Tensions between the U.S. and China raised concern over the prospect of demand

Recap: Oil futures opened to the downside, with traders unloading risk, as tensions between the U.S. and China raised concern over the prospect of demand. July WTI slipped 3.4%, to a session low of $34.27 a barrel. However, losses were pared on the heels of a report that major oil producers may meet earlier than planned, and discuss an extension to the current crude output cuts. The meeting is slated to take place from June 9-10, but may be pushed ahead to June 4. July WTI lost 5 cents, or 0.1%, to settle at $35.44 a barrel, while August Brent edged up by 48 cent, or 1.3%, to $38.32 a barrel.  July RBOB fell 1.1% to $1.0667 a gallon, while July heating oil shed 0.7% to $1.029 a gallon.

Technical Analysis After slipping through $34.72, the 38% retracement set by the December high of $62.95 and the April low of $17.27, July WTI came back to regain territory above this level, thereby leaving it in place as an area of support. Given the lack of demand, we expect for WTI to continue to struggle to the upside as it works its way toward the gap that extends toward $41. Resistance is set at $36.35 and above that at $40.11. Support is set at $34.72 and below that at $33.37.

Fundamental NewsGenscape reported that crude stocks held in Cushing, Oklahoma fell to 54.3 million barrels in the week ending May 29th. 

Bank of America said it believed North American oil shut-ins peaked in May.  It said prices have rebounded to levels where shutting in production no longer makes sense and should encourage producers to restore production. 

US Environmental Protection Agency Chief, Andrew Wheeler, will sign a rule that would limit state powers to block pipelines, coal terminals and other energy infrastructure projects.  Under the rule, the EPA will alter Section 401 of the federal water law to make it impossible for a state to block a water permit for a project for reasons other than direct impacts of discharges into state waters and set a one-year deadline for a decision.  Several states, have hinted that they would take legal action against the EPA if it moves to curtail state authority under the Clean Water Act.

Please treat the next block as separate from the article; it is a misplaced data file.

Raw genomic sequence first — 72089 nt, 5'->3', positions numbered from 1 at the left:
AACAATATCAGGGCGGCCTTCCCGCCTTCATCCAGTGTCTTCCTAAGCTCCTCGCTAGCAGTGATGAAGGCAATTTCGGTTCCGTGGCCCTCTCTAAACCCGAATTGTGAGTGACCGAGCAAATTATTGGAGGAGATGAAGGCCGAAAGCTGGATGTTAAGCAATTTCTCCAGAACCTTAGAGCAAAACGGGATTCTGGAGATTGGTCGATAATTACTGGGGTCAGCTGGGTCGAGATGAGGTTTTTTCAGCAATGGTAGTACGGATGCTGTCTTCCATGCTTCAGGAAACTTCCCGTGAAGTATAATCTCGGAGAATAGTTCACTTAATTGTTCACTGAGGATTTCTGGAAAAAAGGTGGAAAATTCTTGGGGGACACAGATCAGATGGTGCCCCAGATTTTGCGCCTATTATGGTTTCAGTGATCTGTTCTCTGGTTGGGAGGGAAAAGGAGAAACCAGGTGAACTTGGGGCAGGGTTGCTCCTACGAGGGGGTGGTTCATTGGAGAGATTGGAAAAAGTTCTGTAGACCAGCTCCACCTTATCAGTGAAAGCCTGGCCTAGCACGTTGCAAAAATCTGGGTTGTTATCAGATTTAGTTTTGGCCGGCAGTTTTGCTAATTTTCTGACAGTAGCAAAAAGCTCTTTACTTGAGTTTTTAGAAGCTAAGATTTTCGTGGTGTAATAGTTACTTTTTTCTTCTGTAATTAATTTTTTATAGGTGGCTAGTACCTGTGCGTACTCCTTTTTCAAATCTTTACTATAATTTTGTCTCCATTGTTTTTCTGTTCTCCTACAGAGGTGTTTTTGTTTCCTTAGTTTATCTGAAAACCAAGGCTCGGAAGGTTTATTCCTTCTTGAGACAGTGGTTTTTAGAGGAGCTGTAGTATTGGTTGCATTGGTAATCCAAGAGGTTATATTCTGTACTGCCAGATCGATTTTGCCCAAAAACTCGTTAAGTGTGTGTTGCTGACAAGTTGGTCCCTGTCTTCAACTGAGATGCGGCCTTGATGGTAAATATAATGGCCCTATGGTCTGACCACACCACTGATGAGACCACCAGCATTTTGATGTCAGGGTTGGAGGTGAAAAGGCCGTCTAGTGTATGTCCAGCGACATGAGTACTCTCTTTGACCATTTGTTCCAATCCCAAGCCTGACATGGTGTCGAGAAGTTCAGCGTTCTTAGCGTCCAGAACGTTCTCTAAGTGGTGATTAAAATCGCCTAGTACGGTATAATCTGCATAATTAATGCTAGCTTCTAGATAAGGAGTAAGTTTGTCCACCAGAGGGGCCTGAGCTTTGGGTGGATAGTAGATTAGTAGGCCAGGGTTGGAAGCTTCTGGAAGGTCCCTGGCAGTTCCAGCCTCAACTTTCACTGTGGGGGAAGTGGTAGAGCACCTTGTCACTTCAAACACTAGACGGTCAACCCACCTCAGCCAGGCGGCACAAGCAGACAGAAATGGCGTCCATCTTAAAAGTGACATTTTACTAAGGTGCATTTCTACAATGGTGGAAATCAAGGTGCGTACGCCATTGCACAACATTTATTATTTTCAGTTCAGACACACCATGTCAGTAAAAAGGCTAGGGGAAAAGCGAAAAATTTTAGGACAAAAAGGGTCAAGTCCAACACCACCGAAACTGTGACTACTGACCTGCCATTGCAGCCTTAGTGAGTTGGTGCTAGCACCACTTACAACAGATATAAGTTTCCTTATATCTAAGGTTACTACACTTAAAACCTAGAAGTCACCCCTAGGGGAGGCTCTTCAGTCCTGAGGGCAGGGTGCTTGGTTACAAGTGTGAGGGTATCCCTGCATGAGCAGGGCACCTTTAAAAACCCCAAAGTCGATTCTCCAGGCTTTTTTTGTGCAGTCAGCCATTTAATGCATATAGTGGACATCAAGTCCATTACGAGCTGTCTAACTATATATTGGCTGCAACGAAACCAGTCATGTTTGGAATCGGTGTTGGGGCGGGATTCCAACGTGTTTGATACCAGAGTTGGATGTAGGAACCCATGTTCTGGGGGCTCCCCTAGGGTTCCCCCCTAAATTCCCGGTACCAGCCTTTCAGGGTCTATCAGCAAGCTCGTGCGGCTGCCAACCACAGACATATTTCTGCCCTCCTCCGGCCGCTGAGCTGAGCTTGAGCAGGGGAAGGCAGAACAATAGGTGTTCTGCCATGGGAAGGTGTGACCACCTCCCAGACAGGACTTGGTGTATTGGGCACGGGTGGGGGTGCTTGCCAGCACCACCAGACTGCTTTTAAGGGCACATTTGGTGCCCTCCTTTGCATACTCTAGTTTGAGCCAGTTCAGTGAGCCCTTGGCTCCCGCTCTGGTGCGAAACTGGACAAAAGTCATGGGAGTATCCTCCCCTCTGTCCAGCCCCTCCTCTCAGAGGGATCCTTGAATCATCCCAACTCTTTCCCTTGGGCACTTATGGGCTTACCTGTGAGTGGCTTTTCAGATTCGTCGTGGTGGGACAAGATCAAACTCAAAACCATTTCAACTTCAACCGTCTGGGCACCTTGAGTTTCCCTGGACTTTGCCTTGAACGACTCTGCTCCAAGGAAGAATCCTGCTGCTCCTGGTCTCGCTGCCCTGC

The EIA reported that US crude oil production in March fell by 28,000 bpd or 0.2% to 12.716 million bpd, the lowest level since October.  Oil production fell in most states, and in federal waters in the Gulf of Mexico but increased in Texas.  Output in Texas increased by 1.2% to 5.42 million bpd in March.  Gross natural gas production in the US lower 48 states increased to 105.41 billion cubic feet/day in March from 105.21 bcf/d in February. 

According to sources, Russia has no objection to the next meeting of OPEC and its allies, known as OPEC+, being brought forward to June 4th from the following week.  Algeria, which currently holds the presidency of OPEC, has proposed the meeting planned for June 9th-June 10th be brought forward to facilitate oil sales for countries such as Saudi Arabia, Iraq and Kuwait. Also, two OPEC+ sources stated that OPEC and Russia are moving closer to a compromise on the duration for extending the current oil output cuts and are now discussing a proposal to rollover supply cuts for one to two months. Sources have stated that Saudi Arabia is proposing to extend record cuts from May and June until the end of the year but it has yet to win support from Russia, which believes that curbs could be eased gradually.

Early Market Call – as of 8:30 AM EDT

WTI – July $36.17, up 73 cents

RBOB – July $1.0981, up 3.14 cents

HO – July $1.0764, up 4.74 cents

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